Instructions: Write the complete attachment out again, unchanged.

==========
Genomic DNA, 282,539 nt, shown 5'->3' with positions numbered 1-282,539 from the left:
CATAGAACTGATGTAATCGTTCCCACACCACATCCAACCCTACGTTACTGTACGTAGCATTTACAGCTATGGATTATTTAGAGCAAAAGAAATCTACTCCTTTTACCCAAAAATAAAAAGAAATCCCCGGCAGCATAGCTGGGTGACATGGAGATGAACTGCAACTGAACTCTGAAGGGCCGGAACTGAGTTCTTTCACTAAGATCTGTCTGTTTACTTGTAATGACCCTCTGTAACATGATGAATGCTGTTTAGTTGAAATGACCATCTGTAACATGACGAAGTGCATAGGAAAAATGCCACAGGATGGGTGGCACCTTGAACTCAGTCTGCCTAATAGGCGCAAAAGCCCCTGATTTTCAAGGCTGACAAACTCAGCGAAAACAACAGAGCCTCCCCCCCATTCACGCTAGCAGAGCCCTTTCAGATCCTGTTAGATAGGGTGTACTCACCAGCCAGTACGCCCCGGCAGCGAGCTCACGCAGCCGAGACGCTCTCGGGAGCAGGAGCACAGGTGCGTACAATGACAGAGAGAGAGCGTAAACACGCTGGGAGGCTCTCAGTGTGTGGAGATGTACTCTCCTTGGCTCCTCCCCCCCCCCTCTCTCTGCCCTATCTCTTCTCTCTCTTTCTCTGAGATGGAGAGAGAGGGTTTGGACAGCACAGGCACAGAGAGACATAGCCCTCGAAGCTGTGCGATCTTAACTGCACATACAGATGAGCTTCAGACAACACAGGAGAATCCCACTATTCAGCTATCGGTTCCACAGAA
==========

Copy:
Genomic DNA, 282,539 nt, shown 5'->3' with positions numbered 1-282,539 from the left:
CATAGAACTGATGTAATCGTTCCCACACCACATCCAACCCTACGTTACTGTACGTAGCATTTACAGCTATGGATTATTTAGAGCAAAAGAAATCTACTCCTTTTACCCAAAAATAAAAAGAAATCCCCGGCAGCATAGCTGGGTGACATGGAGATGAACTGCAACTGAACTCTGAAGGGCCGGAACTGAGTTCTTTCACTAAGATCTGTCTGTTTACTTGTAATGACCCTCTGTAACATGATGAATGCTGTTTAGTTGAAATGACCATCTGTAACATGACGAAGTGCATAGGAAAAATGCCACAGGATGGGTGGCACCTTGAACTCAGTCTGCCTAATAGGCGCAAAAGCCCCTGATTTTCAAGGCTGACAAACTCAGCGAAAACAACAGAGCCTCCCCCCCATTCACGCTAGCAGAGCCCTTTCAGATCCTGTTAGATAGGGTGTACTCACCAGCCAGTACGCCCCGGCAGCGAGCTCACGCAGCCGAGACGCTCTCGGGAGCAGGAGCACAGGTGCGTACAATGACAGAGAGAGAGCGTAAACACGCTGGGAGGCTCTCAGTGTGTGGAGATGTACTCTCCTTGGCTCCTCCCCCCCCCCTCTCTCTGCCCTATCTCTTCTCTCTCTTTCTCTGAGATGGAGAGAGAGGGTTTGGACAGCACAGGCACAGAGAGACATAGCCCTCGAAGCTGTGCGATCTTAACTGCACATACAGATGAGCTTCAGACAACACAGGAGAATCCCACTATTCAGCTATCGGTTCCACAGAA